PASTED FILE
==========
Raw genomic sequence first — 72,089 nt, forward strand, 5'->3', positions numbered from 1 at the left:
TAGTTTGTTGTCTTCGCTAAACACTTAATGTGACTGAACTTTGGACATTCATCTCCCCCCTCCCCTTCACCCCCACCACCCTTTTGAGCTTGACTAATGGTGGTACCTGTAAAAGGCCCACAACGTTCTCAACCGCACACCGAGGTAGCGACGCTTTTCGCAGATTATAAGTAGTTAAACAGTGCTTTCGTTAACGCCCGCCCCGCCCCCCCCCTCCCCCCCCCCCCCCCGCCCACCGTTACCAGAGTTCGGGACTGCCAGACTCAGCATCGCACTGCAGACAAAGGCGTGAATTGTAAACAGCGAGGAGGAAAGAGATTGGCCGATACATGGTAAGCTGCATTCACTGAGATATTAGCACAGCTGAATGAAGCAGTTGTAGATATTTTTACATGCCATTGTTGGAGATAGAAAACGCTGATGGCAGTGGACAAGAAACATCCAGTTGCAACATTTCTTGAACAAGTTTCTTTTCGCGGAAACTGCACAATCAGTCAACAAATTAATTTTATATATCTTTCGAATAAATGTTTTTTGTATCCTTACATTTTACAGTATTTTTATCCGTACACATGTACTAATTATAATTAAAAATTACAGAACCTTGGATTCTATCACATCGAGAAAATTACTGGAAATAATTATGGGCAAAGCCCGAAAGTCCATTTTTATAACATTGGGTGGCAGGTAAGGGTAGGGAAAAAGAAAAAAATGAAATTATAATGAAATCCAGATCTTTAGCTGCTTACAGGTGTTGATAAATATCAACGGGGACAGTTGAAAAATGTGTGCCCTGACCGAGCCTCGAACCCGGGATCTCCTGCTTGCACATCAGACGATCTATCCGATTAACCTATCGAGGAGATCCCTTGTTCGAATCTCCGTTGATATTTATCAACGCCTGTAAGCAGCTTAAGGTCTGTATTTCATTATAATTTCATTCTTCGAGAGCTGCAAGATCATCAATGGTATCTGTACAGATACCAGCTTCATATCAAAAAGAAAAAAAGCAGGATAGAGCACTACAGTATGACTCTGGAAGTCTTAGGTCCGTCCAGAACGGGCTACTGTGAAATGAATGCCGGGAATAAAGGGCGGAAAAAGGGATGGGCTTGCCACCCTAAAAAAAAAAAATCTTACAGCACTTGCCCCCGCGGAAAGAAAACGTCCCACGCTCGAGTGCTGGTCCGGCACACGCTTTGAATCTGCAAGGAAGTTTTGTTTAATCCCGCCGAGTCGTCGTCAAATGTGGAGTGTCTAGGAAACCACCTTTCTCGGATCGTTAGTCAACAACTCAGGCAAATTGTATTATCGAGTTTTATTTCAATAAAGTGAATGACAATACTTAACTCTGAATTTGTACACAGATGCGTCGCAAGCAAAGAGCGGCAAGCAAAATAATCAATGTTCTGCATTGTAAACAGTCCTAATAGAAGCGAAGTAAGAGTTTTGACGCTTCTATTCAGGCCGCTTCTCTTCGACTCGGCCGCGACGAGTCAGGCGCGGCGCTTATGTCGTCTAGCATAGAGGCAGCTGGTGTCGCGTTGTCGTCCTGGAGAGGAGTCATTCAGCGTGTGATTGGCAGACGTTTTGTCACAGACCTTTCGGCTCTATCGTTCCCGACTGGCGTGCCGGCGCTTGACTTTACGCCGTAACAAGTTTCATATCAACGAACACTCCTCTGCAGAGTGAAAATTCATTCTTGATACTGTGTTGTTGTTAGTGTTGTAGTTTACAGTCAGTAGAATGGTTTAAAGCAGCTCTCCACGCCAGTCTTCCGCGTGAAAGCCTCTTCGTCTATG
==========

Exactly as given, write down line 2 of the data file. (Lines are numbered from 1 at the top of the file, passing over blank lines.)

TAGTTTGTTGTCTTCGCTAAACACTTAATGTGACTGAACTTTGGACATTCATCTCCCCCCTCCCCTTCACCCCCACCACCCTTTTGAGCTTGACTAATGGTGGTACCTGTAAAAGGCCCACAACGTTCTCAACCGCACACCGAGGTAGCGACGCTTTTCGCAGATTATAAGTAGTTAAACAGTGCTTTCGTTAACGCCCGCCCCGCCCCCCCCCTCCCCCCCCCCCCCCCGCCCACCGTTACCAGAGTTCGGGACTGCCAGACTCAGCATCGCACTGCAGACAAAGGCGTGAATTGTAAACAGCGAGGAGGAAAGAGATTGGCCGATACATGGTAAGCTGCATTCACTGAGATATTAGCACAGCTGAATGAAGCAGTTGTAGATATTTTTACATGCCATTGTTGGAGATAGAAAACGCTGATGGCAGTGGACAAGAAACATCCAGTTGCAACATTTCTTGAACAAGTTTCTTTTCGCGGAAACTGCACAATCAGTCAACAAATTAATTTTATATATCTTTCGAATAAATGTTTTTTGTATCCTTACATTTTACAGTATTTTTATCCGTACACATGTACTAATTATAATTAAAAATTACAGAACCTTGGATTCTATCACATCGAGAAAATTACTGGAAATAATTATGGGCAAAGCCCGAAAGTCCATTTTTATAACATTGGGTGGCAGGTAAGGGTAGGGAAAAAGAAAAAAATGAAATTATAATGAAATCCAGATCTTTAGCTGCTTACAGGTGTTGATAAATATCAACGGGGACAGTTGAAAAATGTGTGCCCTGACCGAGCCTCGAACCCGGGATCTCCTGCTTGCACATCAGACGATCTATCCGATTAACCTATCGAGGAGATCCCTTGTTCGAATCTCCGTTGATATTTATCAACGCCTGTAAGCAGCTTAAGGTCTGTATTTCATTATAATTTCATTCTTCGAGAGCTGCAAGATCATCAATGGTATCTGTACAGATACCAGCTTCATATCAAAAAGAAAAAAAGCAGGATAGAGCACTACAGTATGACTCTGGAAGTCTTAGGTCCGTCCAGAACGGGCTACTGTGAAATGAATGCCGGGAATAAAGGGCGGAAAAAGGGATGGGCTTGCCACCCTAAAAAAAAAAAATCTTACAGCACTTGCCCCCGCGGAAAGAAAACGTCCCACGCTCGAGTGCTGGTCCGGCACACGCTTTGAATCTGCAAGGAAGTTTTGTTTAATCCCGCCGAGTCGTCGTCAAATGTGGAGTGTCTAGGAAACCACCTTTCTCGGATCGTTAGTCAACAACTCAGGCAAATTGTATTATCGAGTTTTATTTCAATAAAGTGAATGACAATACTTAACTCTGAATTTGTACACAGATGCGTCGCAAGCAAAGAGCGGCAAGCAAAATAATCAATGTTCTGCATTGTAAACAGTCCTAATAGAAGCGAAGTAAGAGTTTTGACGCTTCTATTCAGGCCGCTTCTCTTCGACTCGGCCGCGACGAGTCAGGCGCGGCGCTTATGTCGTCTAGCATAGAGGCAGCTGGTGTCGCGTTGTCGTCCTGGAGAGGAGTCATTCAGCGTGTGATTGGCAGACGTTTTGTCACAGACCTTTCGGCTCTATCGTTCCCGACTGGCGTGCCGGCGCTTGACTTTACGCCGTAACAAGTTTCATATCAACGAACACTCCTCTGCAGAGTGAAAATTCATTCTTGATACTGTGTTGTTGTTAGTGTTGTAGTTTACAGTCAGTAGAATGGTTTAAAGCAGCTCTCCACGCCAGTCTTCCGCGTGAAAGCCTCTTCGTCTATG